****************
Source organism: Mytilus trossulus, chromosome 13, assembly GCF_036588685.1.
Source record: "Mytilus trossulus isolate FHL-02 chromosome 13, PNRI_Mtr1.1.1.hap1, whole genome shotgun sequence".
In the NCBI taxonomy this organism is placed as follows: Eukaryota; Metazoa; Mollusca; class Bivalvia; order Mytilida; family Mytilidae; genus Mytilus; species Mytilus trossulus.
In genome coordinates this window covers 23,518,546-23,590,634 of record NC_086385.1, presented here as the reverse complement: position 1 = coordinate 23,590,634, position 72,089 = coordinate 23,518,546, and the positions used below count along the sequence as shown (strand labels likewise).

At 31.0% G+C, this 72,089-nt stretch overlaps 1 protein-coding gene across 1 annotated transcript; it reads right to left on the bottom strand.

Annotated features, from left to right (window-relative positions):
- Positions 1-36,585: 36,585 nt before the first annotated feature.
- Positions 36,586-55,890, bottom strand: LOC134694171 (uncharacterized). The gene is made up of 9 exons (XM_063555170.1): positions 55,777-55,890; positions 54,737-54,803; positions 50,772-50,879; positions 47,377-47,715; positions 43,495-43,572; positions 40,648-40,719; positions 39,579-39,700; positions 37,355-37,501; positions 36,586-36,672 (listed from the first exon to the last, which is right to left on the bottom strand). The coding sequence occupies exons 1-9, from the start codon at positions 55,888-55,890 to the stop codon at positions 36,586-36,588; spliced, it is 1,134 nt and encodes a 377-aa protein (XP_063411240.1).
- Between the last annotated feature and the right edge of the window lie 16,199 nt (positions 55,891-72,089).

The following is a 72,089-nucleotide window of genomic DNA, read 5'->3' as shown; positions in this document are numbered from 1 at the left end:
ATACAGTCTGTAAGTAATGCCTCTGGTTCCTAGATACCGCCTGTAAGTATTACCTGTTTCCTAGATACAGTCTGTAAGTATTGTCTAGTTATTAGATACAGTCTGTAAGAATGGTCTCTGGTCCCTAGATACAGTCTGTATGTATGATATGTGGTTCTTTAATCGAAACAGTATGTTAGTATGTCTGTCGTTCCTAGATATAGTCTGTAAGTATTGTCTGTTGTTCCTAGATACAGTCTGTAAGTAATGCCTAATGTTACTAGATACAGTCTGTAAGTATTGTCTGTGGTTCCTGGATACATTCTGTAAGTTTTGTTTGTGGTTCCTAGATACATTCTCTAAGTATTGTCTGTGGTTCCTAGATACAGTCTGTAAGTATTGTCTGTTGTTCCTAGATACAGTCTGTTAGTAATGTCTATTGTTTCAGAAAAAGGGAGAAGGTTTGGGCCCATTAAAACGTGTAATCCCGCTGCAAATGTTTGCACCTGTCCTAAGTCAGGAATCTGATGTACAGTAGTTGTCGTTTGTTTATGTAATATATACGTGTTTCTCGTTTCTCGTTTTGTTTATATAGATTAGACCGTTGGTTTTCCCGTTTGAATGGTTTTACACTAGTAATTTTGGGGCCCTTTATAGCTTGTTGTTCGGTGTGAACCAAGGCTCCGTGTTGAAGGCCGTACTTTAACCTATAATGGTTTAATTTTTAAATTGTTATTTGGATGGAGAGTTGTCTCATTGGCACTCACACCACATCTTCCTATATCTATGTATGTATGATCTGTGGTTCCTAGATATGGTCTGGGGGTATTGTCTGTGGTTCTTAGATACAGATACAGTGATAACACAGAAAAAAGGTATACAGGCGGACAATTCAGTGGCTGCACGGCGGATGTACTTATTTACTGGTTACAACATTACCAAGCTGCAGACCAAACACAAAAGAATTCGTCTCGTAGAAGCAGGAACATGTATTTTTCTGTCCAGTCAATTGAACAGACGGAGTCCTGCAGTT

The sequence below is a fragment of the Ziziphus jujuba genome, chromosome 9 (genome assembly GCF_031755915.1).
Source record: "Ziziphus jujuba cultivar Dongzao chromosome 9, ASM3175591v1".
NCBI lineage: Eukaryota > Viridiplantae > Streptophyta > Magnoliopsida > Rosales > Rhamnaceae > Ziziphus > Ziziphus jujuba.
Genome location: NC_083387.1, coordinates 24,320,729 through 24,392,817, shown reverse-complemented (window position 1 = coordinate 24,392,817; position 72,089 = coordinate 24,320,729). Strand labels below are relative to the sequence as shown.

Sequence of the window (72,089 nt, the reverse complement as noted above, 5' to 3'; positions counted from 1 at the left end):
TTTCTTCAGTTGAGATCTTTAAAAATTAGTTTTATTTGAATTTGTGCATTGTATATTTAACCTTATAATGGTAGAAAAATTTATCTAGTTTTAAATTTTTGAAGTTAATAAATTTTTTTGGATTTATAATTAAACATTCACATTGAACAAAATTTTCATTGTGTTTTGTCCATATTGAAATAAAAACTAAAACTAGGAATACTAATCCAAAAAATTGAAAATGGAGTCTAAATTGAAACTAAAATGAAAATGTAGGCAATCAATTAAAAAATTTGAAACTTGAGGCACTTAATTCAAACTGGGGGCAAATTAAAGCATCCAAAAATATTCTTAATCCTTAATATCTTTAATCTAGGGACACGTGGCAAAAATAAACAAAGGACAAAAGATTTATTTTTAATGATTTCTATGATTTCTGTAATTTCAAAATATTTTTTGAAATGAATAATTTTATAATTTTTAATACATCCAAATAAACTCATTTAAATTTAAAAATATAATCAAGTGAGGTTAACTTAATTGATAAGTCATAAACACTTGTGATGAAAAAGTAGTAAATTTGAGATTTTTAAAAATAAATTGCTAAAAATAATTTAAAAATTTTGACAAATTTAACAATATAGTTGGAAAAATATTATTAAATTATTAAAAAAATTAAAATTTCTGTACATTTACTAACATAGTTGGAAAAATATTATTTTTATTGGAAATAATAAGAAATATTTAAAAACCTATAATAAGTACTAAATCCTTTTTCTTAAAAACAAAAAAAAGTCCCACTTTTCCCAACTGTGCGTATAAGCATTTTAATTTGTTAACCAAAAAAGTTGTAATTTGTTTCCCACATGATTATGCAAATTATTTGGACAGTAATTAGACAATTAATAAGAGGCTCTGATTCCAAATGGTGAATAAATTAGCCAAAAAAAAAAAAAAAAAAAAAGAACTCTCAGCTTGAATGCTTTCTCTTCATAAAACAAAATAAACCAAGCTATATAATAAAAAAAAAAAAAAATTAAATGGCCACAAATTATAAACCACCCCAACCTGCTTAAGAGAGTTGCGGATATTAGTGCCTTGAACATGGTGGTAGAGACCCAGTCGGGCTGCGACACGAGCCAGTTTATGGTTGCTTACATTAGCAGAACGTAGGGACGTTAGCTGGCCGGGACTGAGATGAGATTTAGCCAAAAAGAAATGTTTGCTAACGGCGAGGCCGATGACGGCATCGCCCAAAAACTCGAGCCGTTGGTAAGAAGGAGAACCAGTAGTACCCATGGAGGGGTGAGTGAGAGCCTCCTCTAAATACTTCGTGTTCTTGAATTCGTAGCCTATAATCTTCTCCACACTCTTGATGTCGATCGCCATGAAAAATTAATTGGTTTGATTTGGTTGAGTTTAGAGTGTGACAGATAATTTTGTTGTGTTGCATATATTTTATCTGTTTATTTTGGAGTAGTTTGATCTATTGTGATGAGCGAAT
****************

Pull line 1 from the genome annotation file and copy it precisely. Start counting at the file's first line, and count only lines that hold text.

Source organism: Mytilus trossulus, chromosome 13, assembly GCF_036588685.1.